Hurrying home every Monday night, my brain is numb from listening to hours of lectures and my body is aching from being pushed and shoved on the subway. It would be a depressing trek if it weren’t for one thing — the young artist in a hoodie near 70th Street by the Hudson River, painting on his canvas propped up by an easel. He’s there every Monday night at 9:35 p.m. without fail, and there’s something about that scene which makes me smile.
For the sake of the artistic vibe in New York, I hope that scenes like these will last. Last week, Scottish-born musician David Byrne, who gained fame as the leader of the band Talking Heads in the '70s and '80s, wrote a piece for the Creative Time Reports arguing that it’s been increasingly difficult for “artsy” types to survive in the city. Wealth inequality has created a situation in which they’ve been pushed out of Manhattan by soaring rent prices and financiers whom he refers to as the top 1%. As a result, he concludes, the city's creative energy is drained and New York is becoming more like Hong Kong or Abu Dhabi, where there are museums but no culture.
As a young artsy type who has lived in both Hong Kong and New York, I have to say that there’s still some kind of allure that attracts young aspiring artists, musicians, actors, screen writers and fashionistas to New York. While most of Hong Kong is like Wall Street, architecturally and psychologically, New York still has graffiti murals on walls and rappers performing on the streets. The artist with his easel is not something that you would see in Hong Kong either.
That being said, I also believe that it’s becoming increasingly difficult for aspiring artists in their 20s to survive in the city, unless their parents are financing them while they pursue their dreams. And even then, it’s hard to break into the industry unless you are the child of a celebrity or have connections. David Byrne’s daughter, who is a jewelry designer, admits this in the New York Times. Her income barely supports her food and art materials, but “I’m one of the lucky ones,” she says. “I live rent-free with my dad, David Byrne.” Young artists are becoming more of an elite class, completely different from the “starving artists” of a generation ago. As an article from Philly.com described, it’s possible to find success here, but “the soil that lies beneath the concrete jungle is undeniably dry without the connections and money needed to fuel that growth.”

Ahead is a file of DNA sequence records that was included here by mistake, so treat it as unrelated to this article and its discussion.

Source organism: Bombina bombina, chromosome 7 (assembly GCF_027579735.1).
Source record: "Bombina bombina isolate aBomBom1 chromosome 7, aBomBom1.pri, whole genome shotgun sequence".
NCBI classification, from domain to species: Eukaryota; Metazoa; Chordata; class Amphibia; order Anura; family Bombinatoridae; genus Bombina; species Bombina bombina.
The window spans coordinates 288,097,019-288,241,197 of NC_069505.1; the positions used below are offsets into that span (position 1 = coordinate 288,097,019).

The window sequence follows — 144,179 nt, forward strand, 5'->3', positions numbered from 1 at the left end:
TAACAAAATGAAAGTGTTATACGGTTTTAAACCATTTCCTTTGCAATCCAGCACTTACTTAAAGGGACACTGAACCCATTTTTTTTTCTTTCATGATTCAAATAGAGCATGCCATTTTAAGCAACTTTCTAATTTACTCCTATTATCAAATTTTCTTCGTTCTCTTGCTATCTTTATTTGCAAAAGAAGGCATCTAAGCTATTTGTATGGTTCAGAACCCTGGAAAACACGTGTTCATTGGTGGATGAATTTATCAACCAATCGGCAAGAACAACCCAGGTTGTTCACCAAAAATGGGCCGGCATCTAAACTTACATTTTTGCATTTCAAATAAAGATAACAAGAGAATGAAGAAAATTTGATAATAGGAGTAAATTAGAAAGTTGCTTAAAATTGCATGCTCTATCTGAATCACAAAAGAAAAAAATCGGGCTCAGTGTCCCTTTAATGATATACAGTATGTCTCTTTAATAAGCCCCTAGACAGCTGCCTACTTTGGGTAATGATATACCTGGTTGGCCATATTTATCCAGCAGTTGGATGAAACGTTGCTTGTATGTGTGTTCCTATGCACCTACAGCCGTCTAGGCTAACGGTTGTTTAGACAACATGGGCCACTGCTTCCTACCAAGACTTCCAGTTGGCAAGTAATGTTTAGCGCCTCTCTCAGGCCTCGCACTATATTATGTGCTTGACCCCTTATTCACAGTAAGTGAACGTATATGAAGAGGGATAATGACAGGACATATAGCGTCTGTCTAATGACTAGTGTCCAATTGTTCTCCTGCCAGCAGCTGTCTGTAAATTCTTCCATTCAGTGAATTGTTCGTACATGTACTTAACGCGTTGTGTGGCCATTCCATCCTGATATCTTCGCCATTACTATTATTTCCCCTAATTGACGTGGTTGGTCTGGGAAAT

Unfortunately, not all of us have famous fathers like David Byrne. Millennials are putting aside their dreams of becoming artists, singers, or theater directors and settling for jobs that will pay the rent. Sure, there are some millennials who always had their sights on Wall Street, but for the rest, fatigue and stress from long work hours prevents them from drawing in their sketchbooks or composing song lyrics. Ultimately, they fall into a rut where they’re working hard to pay the bills and trying to convince themselves that maybe living in Jersey City or Hoboken won’t be too bad.
David Byrne mentions that he would only move to another city if New York became like Hong Kong or Abu Dhabi. But if the social and economic situation is alleviated such that creative energy can continue to grow and thrive, he insists that he will stay. Other artists are not so optimistic. Paddy Johnson, for instance, advised young artists not to move to New York. She suggests instead that they should try their luck in cities such as Baltimore, Philadelphia, or Atlanta, and perhaps move to New York when they are older and more established. A young artist notes in Front Row magazine that his house in Dallas with a garage which he uses as studio space is the same price as his friend’s cramped studio in Brooklyn. He describes Dallas as a low-stress place to produce artwork but is still trying to come to terms with the fact that he is probably not going to become “rich and famous.”
I doubt that David Byrne will leave New York even if it becomes more like Hong Kong or Abu Dhabi. He simply loves New York too much. Essentially, that is what’s keeping all the young artsy types here. I wouldn’t advice young aspiring artists, writers, or musicians against moving to New York. Maybe it’s because I’ve grown up in big cities and am used to a certain lifestyle, but if you’re prepared to make sacrifices and not let yourself become stuck in a creativity-draining rut, then New York is the city for you. It’s a stressful place but people like the artist with his easel constantly remind you that ultimately, you made the right decision.